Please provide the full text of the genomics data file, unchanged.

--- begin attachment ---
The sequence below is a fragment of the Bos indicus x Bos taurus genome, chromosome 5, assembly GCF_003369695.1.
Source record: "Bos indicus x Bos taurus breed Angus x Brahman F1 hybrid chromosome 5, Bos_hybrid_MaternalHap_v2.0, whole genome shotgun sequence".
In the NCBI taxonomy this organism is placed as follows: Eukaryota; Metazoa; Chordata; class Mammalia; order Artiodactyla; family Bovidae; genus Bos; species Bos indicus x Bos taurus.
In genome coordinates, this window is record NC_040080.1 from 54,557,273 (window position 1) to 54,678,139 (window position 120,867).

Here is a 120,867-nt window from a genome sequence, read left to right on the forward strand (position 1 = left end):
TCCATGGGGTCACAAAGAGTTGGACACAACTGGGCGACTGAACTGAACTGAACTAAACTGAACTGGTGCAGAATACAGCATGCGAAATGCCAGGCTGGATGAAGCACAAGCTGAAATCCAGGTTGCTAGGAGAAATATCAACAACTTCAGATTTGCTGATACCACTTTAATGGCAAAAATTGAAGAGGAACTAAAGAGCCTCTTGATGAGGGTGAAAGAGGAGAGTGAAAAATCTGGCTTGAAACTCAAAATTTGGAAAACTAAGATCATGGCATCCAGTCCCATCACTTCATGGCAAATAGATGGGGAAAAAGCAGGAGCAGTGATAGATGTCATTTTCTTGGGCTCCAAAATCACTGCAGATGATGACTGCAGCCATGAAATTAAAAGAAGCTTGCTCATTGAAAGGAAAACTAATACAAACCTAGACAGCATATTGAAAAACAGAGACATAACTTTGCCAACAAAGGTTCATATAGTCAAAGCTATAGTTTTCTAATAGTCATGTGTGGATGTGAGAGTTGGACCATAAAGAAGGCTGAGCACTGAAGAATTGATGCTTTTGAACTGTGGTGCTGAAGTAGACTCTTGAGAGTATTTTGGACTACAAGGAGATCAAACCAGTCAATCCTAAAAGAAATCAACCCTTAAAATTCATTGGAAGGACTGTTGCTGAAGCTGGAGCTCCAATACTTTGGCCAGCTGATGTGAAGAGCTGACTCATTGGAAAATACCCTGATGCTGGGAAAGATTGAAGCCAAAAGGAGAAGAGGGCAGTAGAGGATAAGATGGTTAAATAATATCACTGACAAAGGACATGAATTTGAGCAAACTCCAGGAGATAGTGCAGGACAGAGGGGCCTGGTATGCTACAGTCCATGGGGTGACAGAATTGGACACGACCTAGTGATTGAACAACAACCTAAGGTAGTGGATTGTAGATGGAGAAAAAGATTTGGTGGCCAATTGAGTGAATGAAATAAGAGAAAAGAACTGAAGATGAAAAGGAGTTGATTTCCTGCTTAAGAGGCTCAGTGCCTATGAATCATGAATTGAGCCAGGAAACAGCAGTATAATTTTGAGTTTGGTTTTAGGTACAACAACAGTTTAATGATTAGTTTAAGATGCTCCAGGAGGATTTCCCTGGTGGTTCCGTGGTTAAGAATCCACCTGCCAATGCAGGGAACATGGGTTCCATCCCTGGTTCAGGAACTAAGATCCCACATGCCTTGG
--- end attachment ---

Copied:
The sequence below is a fragment of the Bos indicus x Bos taurus genome, chromosome 5, assembly GCF_003369695.1.
Source record: "Bos indicus x Bos taurus breed Angus x Brahman F1 hybrid chromosome 5, Bos_hybrid_MaternalHap_v2.0, whole genome shotgun sequence".
In the NCBI taxonomy this organism is placed as follows: Eukaryota; Metazoa; Chordata; class Mammalia; order Artiodactyla; family Bovidae; genus Bos; species Bos indicus x Bos taurus.
In genome coordinates, this window is record NC_040080.1 from 54,557,273 (window position 1) to 54,678,139 (window position 120,867).

Here is a 120,867-nt window from a genome sequence, read left to right on the forward strand (position 1 = left end):
TCCATGGGGTCACAAAGAGTTGGACACAACTGGGCGACTGAACTGAACTGAACTAAACTGAACTGGTGCAGAATACAGCATGCGAAATGCCAGGCTGGATGAAGCACAAGCTGAAATCCAGGTTGCTAGGAGAAATATCAACAACTTCAGATTTGCTGATACCACTTTAATGGCAAAAATTGAAGAGGAACTAAAGAGCCTCTTGATGAGGGTGAAAGAGGAGAGTGAAAAATCTGGCTTGAAACTCAAAATTTGGAAAACTAAGATCATGGCATCCAGTCCCATCACTTCATGGCAAATAGATGGGGAAAAAGCAGGAGCAGTGATAGATGTCATTTTCTTGGGCTCCAAAATCACTGCAGATGATGACTGCAGCCATGAAATTAAAAGAAGCTTGCTCATTGAAAGGAAAACTAATACAAACCTAGACAGCATATTGAAAAACAGAGACATAACTTTGCCAACAAAGGTTCATATAGTCAAAGCTATAGTTTTCTAATAGTCATGTGTGGATGTGAGAGTTGGACCATAAAGAAGGCTGAGCACTGAAGAATTGATGCTTTTGAACTGTGGTGCTGAAGTAGACTCTTGAGAGTATTTTGGACTACAAGGAGATCAAACCAGTCAATCCTAAAAGAAATCAACCCTTAAAATTCATTGGAAGGACTGTTGCTGAAGCTGGAGCTCCAATACTTTGGCCAGCTGATGTGAAGAGCTGACTCATTGGAAAATACCCTGATGCTGGGAAAGATTGAAGCCAAAAGGAGAAGAGGGCAGTAGAGGATAAGATGGTTAAATAATATCACTGACAAAGGACATGAATTTGAGCAAACTCCAGGAGATAGTGCAGGACAGAGGGGCCTGGTATGCTACAGTCCATGGGGTGACAGAATTGGACACGACCTAGTGATTGAACAACAACCTAAGGTAGTGGATTGTAGATGGAGAAAAAGATTTGGTGGCCAATTGAGTGAATGAAATAAGAGAAAAGAACTGAAGATGAAAAGGAGTTGATTTCCTGCTTAAGAGGCTCAGTGCCTATGAATCATGAATTGAGCCAGGAAACAGCAGTATAATTTTGAGTTTGGTTTTAGGTACAACAACAGTTTAATGATTAGTTTAAGATGCTCCAGGAGGATTTCCCTGGTGGTTCCGTGGTTAAGAATCCACCTGCCAATGCAGGGAACATGGGTTCCATCCCTGGTTCAGGAACTAAGATCCCACATGCCTTGG